Love, Joy & Miracles…Day 1


Over the next 12 days, I’m going to post paragraphs of my short story, The Miracle Man. The setting is a retirement home at Christmas and the characters deal with love, joy and the possibility of miracles.

Thanks for stopping by, and I hope you have a wonderful Christmas!

The Miracle Man

Wendell Bennett shuffles down the north wing of Villa Velencia clutching the aluminum handrail—his lifeline to The Commons—with knuckles throbbing with arthritis.

Slippers slide over the tiles, the whoosh-whoosh sound echoing with the Christmas music piped through the building. His gray eyes are like dried water holes on a once great plain.

The image of his son handing him the brochure for Villa Velencia, five years ago, is still vivid. The pamphlet is eye-catching, professionally done; no expense spared. Even the slogan, done with a calligraphy font, is inviting: “A progressive retirement villa.”

A villa, he reflects. More like a compound. Damn place always smells like chicken noodle soup!

He studies the painting on the opposite wall: an impressionistic piece in the style of Renoir. He shakes his head at the cheap imitation as “I’ll Be Home For Christmas” rains down from of the overhead speaker.

The melody carries him back home. It’s A Wonderful Life is on TV. Christmas lights glow on the tree; the pine scent foretells of joy yet to come.

His son—too excited for Santa’s arrival—is playing upstairs. Ellen is in the kitchen sautéing onions. He sneaks up behind her and wraps his arms around her. She melts into his embrace.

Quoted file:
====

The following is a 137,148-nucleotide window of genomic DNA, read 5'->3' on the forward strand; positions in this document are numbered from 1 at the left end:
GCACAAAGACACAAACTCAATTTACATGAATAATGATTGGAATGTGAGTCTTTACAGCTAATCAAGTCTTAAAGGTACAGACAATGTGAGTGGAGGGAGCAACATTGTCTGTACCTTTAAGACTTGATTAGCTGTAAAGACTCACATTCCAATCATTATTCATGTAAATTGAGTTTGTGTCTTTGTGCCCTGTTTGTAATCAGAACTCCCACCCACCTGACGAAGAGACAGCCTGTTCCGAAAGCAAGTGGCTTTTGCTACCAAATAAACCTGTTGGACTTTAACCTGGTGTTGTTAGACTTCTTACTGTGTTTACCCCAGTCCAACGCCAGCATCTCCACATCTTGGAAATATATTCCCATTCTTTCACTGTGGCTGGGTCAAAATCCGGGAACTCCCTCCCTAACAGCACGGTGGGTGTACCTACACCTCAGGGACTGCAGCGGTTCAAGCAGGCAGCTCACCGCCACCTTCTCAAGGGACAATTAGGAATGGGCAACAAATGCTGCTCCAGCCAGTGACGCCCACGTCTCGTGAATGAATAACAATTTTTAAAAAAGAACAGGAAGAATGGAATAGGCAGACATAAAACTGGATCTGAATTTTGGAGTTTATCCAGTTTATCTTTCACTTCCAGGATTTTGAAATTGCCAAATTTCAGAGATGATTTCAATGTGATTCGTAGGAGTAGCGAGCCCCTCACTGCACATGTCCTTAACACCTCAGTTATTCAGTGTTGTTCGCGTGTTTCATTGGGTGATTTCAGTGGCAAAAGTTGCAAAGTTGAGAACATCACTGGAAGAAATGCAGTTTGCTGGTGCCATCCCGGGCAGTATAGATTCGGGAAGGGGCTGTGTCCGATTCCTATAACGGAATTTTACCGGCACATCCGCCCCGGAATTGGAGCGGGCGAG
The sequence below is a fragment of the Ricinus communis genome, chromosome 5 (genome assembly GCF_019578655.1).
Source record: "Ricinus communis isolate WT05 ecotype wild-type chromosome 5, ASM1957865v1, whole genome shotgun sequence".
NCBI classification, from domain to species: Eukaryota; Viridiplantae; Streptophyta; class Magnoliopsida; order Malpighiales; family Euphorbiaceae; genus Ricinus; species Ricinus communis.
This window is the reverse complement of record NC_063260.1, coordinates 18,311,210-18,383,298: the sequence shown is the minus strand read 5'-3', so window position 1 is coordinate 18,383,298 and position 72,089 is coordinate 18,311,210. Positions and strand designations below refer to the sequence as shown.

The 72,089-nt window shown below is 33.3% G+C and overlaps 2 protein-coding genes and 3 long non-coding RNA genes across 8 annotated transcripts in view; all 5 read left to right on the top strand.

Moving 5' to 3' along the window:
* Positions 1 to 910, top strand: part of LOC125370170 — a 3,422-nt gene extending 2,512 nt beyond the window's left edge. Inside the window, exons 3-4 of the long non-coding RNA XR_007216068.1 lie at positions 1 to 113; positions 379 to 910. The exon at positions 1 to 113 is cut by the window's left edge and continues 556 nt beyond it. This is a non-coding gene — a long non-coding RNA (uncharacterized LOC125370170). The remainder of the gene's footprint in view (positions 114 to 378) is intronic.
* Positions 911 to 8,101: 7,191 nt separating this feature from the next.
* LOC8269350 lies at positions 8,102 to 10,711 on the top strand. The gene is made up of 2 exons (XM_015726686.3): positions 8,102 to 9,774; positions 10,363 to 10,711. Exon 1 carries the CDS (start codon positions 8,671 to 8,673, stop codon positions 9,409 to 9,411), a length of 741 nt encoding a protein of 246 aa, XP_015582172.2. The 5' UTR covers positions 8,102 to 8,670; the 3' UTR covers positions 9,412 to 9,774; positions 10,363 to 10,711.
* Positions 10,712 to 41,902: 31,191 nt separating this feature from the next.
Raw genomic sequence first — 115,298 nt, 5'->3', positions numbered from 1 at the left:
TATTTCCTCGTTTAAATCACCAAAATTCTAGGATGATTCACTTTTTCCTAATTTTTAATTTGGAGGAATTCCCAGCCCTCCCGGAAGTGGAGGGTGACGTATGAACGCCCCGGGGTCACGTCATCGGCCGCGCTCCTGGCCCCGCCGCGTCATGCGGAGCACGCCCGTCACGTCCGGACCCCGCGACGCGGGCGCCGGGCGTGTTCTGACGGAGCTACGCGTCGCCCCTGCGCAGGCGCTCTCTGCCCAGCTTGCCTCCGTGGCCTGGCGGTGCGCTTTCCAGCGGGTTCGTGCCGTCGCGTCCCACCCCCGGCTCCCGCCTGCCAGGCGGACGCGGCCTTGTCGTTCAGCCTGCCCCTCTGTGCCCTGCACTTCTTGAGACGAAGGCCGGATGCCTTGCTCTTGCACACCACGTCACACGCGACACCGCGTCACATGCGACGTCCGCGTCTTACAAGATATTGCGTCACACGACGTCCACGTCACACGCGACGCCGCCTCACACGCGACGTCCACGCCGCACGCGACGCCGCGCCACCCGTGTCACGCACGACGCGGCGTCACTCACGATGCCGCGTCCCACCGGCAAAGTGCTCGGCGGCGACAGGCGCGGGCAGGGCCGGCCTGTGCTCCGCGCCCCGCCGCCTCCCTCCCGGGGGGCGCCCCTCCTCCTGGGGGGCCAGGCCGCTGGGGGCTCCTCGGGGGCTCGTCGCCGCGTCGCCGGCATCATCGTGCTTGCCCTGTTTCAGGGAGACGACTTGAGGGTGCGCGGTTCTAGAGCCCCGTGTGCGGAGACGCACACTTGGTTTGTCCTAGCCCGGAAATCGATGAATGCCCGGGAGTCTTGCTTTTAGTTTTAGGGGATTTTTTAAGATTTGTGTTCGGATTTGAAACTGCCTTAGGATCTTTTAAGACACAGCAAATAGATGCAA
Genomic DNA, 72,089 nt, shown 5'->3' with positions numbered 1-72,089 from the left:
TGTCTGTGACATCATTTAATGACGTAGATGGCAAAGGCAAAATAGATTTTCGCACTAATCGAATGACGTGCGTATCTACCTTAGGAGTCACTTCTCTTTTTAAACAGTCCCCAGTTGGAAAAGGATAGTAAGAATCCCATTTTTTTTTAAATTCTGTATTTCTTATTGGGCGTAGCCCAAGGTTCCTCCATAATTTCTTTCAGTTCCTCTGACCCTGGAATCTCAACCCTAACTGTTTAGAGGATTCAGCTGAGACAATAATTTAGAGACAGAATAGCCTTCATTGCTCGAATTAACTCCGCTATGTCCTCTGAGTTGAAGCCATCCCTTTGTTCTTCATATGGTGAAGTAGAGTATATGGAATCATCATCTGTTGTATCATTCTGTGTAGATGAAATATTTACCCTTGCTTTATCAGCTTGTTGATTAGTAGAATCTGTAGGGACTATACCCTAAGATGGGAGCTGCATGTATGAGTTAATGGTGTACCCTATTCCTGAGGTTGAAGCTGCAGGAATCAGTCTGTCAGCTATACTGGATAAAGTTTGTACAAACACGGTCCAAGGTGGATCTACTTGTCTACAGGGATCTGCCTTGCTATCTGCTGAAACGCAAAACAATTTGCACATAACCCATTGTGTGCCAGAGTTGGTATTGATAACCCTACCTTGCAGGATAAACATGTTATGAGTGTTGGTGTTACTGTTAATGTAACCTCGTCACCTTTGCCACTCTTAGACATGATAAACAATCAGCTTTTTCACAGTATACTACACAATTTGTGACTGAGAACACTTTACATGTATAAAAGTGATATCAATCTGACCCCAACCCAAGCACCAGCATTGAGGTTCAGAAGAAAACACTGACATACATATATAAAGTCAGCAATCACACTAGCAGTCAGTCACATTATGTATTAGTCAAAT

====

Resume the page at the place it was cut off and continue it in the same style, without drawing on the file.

Wendell shakes off the daydream. Warmth courses his veins as if he downed a jig of whisky. Gray eyes mist and he leans on the railing with all of his weight, desperate to capture the memories like fireflies and store them in a jar to admire at his choosing. But the song fades, the spell is broken, and they flutter away.

He strains forward and continues down the hall.

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About J.E. Lowder

I've played bass for Shania Twain, had a black rhino charge me while on safari, and I've been in the Oval Office. In high school, I went backstage to interview groups like Bob Seger, Rush and Kansas, sorta like "Almost Famous" but without Kate Hudson! As an author, I draw from all these experiences (and then some) when crafting my stories. The quote that sums me up the best is by G.K. Chesterton: "Nay, the really sane man know that he has a touch of the madman." I'm married, the father of four wonderful children, and a proud grandfather. I currently live near Nashville, TN where I write, bike and am always on the prowl for adventure and stories. View all posts by J.E. Lowder

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